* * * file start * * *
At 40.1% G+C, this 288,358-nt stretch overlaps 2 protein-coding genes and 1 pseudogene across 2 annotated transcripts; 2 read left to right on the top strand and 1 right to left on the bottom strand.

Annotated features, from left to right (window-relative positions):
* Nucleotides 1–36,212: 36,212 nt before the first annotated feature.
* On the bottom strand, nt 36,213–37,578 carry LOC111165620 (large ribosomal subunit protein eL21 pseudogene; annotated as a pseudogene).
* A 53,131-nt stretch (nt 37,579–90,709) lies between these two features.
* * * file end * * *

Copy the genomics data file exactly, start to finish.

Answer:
At 40.1% G+C, this 288,358-nt stretch overlaps 2 protein-coding genes and 1 pseudogene across 2 annotated transcripts; 2 read left to right on the top strand and 1 right to left on the bottom strand.

Annotated features, from left to right (window-relative positions):
* Nucleotides 1–36,212: 36,212 nt before the first annotated feature.
* On the bottom strand, nt 36,213–37,578 carry LOC111165620 (large ribosomal subunit protein eL21 pseudogene; annotated as a pseudogene).
* A 53,131-nt stretch (nt 37,579–90,709) lies between these two features.